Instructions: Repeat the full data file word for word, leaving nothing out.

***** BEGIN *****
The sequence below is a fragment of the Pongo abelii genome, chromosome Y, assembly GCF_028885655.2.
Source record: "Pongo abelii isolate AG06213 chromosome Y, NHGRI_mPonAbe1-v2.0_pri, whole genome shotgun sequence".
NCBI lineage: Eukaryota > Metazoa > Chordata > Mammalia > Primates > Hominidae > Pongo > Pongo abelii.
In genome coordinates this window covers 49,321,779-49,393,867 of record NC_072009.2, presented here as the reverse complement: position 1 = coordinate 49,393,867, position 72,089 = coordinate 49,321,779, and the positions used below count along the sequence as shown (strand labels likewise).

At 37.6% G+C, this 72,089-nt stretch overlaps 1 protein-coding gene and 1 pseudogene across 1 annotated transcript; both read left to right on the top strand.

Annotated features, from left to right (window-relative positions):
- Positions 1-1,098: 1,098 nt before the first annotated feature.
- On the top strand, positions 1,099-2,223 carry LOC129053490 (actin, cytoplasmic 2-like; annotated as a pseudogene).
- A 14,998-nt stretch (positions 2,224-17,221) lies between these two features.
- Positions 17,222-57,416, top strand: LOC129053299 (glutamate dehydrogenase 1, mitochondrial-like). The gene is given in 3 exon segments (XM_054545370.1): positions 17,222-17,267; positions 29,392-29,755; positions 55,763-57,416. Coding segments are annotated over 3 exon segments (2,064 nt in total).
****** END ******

The sequence below is a fragment of the Pongo abelii genome, chromosome Y, assembly GCF_028885655.2.
Source record: "Pongo abelii isolate AG06213 chromosome Y, NHGRI_mPonAbe1-v2.0_pri, whole genome shotgun sequence".
NCBI lineage: Eukaryota > Metazoa > Chordata > Mammalia > Primates > Hominidae > Pongo > Pongo abelii.
In genome coordinates this window covers 49,321,779-49,393,867 of record NC_072009.2, presented here as the reverse complement: position 1 = coordinate 49,393,867, position 72,089 = coordinate 49,321,779, and the positions used below count along the sequence as shown (strand labels likewise).

At 37.6% G+C, this 72,089-nt stretch overlaps 1 protein-coding gene and 1 pseudogene across 1 annotated transcript; both read left to right on the top strand.

Annotated features, from left to right (window-relative positions):
- Positions 1-1,098: 1,098 nt before the first annotated feature.
- On the top strand, positions 1,099-2,223 carry LOC129053490 (actin, cytoplasmic 2-like; annotated as a pseudogene).
- A 14,998-nt stretch (positions 2,224-17,221) lies between these two features.
- Positions 17,222-57,416, top strand: LOC129053299 (glutamate dehydrogenase 1, mitochondrial-like). The gene is given in 3 exon segments (XM_054545370.1): positions 17,222-17,267; positions 29,392-29,755; positions 55,763-57,416. Coding segments are annotated over 3 exon segments (2,064 nt in total).